Thursday, February 11, 2010

Amazoning Amazon

So now that the submission period is closed and I’ve gotten a little further into it, I feel like I’m at least not QUITE so clueless as to what is going on…

Eating Crow on the Entrants

(without eating very many of them)
I FOUND some! There are nice people to be met! It still isn’t a forum like the Wizard War back in the day where there was enforced greeting, and requirement of reading everyone’s comments (which made for a DARNED nice bunch of people—hard to say if it is because people self selected if they couldn’t be bothered, or if it just taught people appropriate etiquette), but for the most part the humor is good, the people are inclusive, and I’ve met some nice ones (even noticed one following! *blushes*) The worst of it, is a tendency to just go on with the convo with nobody acknowledging what you said, but I have that happen in real life from time to time… I’m the INVISIBLE Amazon Queen. [in reality, I think people get sucked into a conversation, so don’t even notice].

Anyway, I am doing pretty much all my conversing in a thread at the Amazon BNA site, rather than the CreateSpace, just because I stumbled across a lot of innuendo and it looked like a good time.

The group seems serious about writing, but also fun, and a few have been finalists in past years, which is nice, as they are a resource of sorts when I’m clueless (though I STILL don’t have the answer to my question as to who the heck ‘top readers’ are (they judge round two—the story excerpt (3K-5K words)

Self-Publishing Morass

At CreateSpace more than Amazon, but to some degree on all the boards, I’ve encountered writers of a breed I had NOT before… people dissing traditional publishing, and arguing strenuously for self publishing.

Now I am not one to say self-publishing is NEVER the answer, but I do happen to believe there are PEOPLE self publishing with no business publishing at all, and that gives the product a bad name.

However, there are a few points taken:

1) You sure get to keep a lot more of your sales $. Granted, total sales should be a lot lower, as you only have one sales venue, but it is a pretty big difference.
2) Some great books are difficult to agent/publisher sell because they don’t fit nicely into a niche or have a handy one-line description.
3) (and to me this is sorta big)—once the publisher decides it’s done, your book is OUT OF PRINT and they decide when it comes back in, if ever). With self-publishing, it never is.

That said, nobody is responding AT ALL to *cough*my*cough* accusations about swimming among the filth—there REALLY ARE books that aren’t ready, but an impatient author who hasn’t gone through the full process decides to just self-publish… the review process has a quality control function—and SURE great books miss, and LOUSY books make it through, but I’d bet great books would make it 95% of the time and good books maybe 60% if the author was really persistent, and I only think about 20% of what makes it out there really doesn’t deserve to (and that is EXTREMELY genre biased—I don’t really want to pick on ‘inspirational’ except it deserves it—and then the failings of romance and fantasy I mentioned yesterday)—mainstream? I bet only about 1% of that is sort of lousy, if that. So the success fail rate is pretty good.

Self publishing, I’d bet only 10% of what is out there is fabulous and another 20% good—70% crap. Yes, I’m pulling numbers out of thin air, but I can’t see how it would be otherwise, when I have yet to FIND a self published book that is amazing (not that I’ve persisted after about 10 fails).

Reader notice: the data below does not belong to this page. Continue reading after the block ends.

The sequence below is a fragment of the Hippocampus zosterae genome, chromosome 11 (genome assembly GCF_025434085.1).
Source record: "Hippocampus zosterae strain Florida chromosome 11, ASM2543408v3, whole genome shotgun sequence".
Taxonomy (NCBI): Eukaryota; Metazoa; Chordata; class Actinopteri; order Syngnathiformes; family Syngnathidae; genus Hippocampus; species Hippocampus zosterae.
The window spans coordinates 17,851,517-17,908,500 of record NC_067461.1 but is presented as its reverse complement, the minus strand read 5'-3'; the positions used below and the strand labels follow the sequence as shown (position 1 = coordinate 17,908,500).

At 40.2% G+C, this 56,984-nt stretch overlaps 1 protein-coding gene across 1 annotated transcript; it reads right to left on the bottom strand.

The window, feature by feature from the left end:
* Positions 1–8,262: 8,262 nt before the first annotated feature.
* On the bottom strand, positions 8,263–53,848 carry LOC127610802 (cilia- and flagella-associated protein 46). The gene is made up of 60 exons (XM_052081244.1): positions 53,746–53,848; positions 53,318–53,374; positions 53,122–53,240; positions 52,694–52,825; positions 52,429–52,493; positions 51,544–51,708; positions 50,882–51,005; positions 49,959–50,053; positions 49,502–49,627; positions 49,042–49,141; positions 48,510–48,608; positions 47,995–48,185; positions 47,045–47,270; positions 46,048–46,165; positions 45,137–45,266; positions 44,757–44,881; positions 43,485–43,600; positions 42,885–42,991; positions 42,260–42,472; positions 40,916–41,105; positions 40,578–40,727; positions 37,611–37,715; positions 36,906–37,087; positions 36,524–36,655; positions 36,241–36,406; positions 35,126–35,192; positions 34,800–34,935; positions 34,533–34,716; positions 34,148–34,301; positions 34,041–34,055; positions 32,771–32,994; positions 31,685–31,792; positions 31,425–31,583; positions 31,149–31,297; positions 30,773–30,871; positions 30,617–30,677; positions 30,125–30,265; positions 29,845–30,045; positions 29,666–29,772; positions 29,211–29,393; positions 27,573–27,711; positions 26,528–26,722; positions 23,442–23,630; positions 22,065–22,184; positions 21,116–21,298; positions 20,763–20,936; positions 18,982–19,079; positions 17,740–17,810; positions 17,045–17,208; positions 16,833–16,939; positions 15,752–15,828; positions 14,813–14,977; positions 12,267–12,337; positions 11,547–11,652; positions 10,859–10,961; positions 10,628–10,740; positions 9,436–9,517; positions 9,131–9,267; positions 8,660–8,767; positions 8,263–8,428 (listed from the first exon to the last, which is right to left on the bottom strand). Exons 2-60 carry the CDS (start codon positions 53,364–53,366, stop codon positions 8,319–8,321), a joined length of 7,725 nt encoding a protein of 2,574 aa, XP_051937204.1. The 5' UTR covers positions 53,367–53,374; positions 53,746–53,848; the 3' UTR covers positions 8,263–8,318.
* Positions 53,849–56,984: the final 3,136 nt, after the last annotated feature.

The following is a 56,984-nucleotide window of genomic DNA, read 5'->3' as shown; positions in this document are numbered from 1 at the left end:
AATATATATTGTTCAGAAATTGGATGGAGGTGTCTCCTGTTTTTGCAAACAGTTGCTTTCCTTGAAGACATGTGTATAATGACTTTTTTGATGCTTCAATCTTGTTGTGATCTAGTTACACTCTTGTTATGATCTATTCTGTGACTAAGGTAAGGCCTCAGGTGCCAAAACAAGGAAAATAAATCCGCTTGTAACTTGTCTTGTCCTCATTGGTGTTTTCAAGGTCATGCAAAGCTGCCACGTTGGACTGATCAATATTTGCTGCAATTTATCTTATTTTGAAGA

That makes it a REALLY RISKY venture… throwing ones self amongst the muck.

My Brain Child

I would STILL love to see a peer review process whereby people could self-publish but stamp a ‘guild approved’ heading on their book: “This book has been peer reviewed by 3 published authors, and editing by an XYZ approved editor”—a guarantee that SOMEBODY is watching the farm, so that readers will feel more confident. I think it would give authors a legitimate alternative, when right now, I honestly don’t feel like (aside from certain genres and extremely timely topics or non-fiction) it currently is ‘legitimate’.

That’s my story and I’m sticking with it.


Elizabeth Spann Craig/Riley Adams said...

I think it can be a legitimate way of getting some things published...very specific nonfiction with a limited interest base, etc. The problem is the distribution--if your goal is to sell your book via your website with others who share this particular interest, it can be effective. And e-books level the playing field.'re right. The vast majority of self published books make a bad name for the industry. It depends on what the writer they want to share it with a few like-minded people? Self publishing works well.


Watery Tart said...


I really hope though, that traditional publishing will take a few of the gems--like instead of taking books completely out of print, transferring them to a PoD list. Hopefully someone will eventually see the wisdom of that.

jenny milchman said...

A long time ago this guy I know said, The future is content filtering.

I call that about as prescient as Walter Brooke's line in The Graduate: Plastics.

The current deluge of self pubbed novels will be but a trickle ten years from now, I suspect. HOW do we find our way to well, your book if you go that route, and other quality material?

Watery Tart said...

Jenny- thanks so much for the comment and thought... I am so relieved bigger minds than mine are thinking about this... not that I don't have confidence in my mind, but my belief in my future as ruler of the universe takes a lot of knocks... surely somebody with INFLUENCE has... you know... an influence? We can only hope.